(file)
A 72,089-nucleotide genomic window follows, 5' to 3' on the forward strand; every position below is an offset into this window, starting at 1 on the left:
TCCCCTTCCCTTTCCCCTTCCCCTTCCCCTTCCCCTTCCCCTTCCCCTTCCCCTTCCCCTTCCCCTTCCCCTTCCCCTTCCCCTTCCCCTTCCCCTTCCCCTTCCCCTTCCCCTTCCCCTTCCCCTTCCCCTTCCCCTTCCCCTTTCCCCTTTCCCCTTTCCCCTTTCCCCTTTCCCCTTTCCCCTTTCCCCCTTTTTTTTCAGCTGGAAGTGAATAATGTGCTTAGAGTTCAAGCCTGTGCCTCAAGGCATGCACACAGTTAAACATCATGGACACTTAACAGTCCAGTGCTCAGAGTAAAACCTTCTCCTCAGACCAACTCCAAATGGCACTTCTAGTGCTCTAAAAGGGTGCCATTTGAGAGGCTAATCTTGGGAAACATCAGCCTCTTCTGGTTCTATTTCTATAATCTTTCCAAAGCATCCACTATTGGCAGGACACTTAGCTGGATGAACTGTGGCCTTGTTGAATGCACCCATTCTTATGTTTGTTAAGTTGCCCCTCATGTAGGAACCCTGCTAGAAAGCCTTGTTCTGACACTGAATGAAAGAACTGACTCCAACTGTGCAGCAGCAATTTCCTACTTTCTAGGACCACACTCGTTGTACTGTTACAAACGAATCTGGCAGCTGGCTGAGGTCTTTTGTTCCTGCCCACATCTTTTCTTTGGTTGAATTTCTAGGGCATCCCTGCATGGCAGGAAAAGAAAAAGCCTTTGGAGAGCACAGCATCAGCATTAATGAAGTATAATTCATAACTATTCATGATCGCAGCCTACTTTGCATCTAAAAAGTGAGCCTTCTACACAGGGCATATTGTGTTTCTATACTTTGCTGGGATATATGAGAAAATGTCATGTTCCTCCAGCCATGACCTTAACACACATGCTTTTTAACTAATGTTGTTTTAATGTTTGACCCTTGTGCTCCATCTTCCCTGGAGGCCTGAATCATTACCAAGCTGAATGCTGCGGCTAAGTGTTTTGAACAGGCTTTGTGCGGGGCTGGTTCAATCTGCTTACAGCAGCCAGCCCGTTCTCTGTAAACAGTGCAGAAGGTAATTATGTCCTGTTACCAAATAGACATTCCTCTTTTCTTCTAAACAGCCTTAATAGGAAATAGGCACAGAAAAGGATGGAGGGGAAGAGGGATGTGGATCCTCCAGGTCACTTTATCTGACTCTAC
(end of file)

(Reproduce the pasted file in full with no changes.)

A 72,089-nucleotide genomic window follows, 5' to 3' on the forward strand; every position below is an offset into this window, starting at 1 on the left:
TCCCCTTCCCTTTCCCCTTCCCCTTCCCCTTCCCCTTCCCCTTCCCCTTCCCCTTCCCCTTCCCCTTCCCCTTCCCCTTCCCCTTCCCCTTCCCCTTCCCCTTCCCCTTCCCCTTCCCCTTCCCCTTCCCCTTCCCCTTCCCCTTTCCCCTTTCCCCTTTCCCCTTTCCCCTTTCCCCTTTCCCCTTTCCCCCTTTTTTTTCAGCTGGAAGTGAATAATGTGCTTAGAGTTCAAGCCTGTGCCTCAAGGCATGCACACAGTTAAACATCATGGACACTTAACAGTCCAGTGCTCAGAGTAAAACCTTCTCCTCAGACCAACTCCAAATGGCACTTCTAGTGCTCTAAAAGGGTGCCATTTGAGAGGCTAATCTTGGGAAACATCAGCCTCTTCTGGTTCTATTTCTATAATCTTTCCAAAGCATCCACTATTGGCAGGACACTTAGCTGGATGAACTGTGGCCTTGTTGAATGCACCCATTCTTATGTTTGTTAAGTTGCCCCTCATGTAGGAACCCTGCTAGAAAGCCTTGTTCTGACACTGAATGAAAGAACTGACTCCAACTGTGCAGCAGCAATTTCCTACTTTCTAGGACCACACTCGTTGTACTGTTACAAACGAATCTGGCAGCTGGCTGAGGTCTTTTGTTCCTGCCCACATCTTTTCTTTGGTTGAATTTCTAGGGCATCCCTGCATGGCAGGAAAAGAAAAAGCCTTTGGAGAGCACAGCATCAGCATTAATGAAGTATAATTCATAACTATTCATGATCGCAGCCTACTTTGCATCTAAAAAGTGAGCCTTCTACACAGGGCATATTGTGTTTCTATACTTTGCTGGGATATATGAGAAAATGTCATGTTCCTCCAGCCATGACCTTAACACACATGCTTTTTAACTAATGTTGTTTTAATGTTTGACCCTTGTGCTCCATCTTCCCTGGAGGCCTGAATCATTACCAAGCTGAATGCTGCGGCTAAGTGTTTTGAACAGGCTTTGTGCGGGGCTGGTTCAATCTGCTTACAGCAGCCAGCCCGTTCTCTGTAAACAGTGCAGAAGGTAATTATGTCCTGTTACCAAATAGACATTCCTCTTTTCTTCTAAACAGCCTTAATAGGAAATAGGCACAGAAAAGGATGGAGGGGAAGAGGGATGTGGATCCTCCAGGTCACTTTATCTGACTCTAC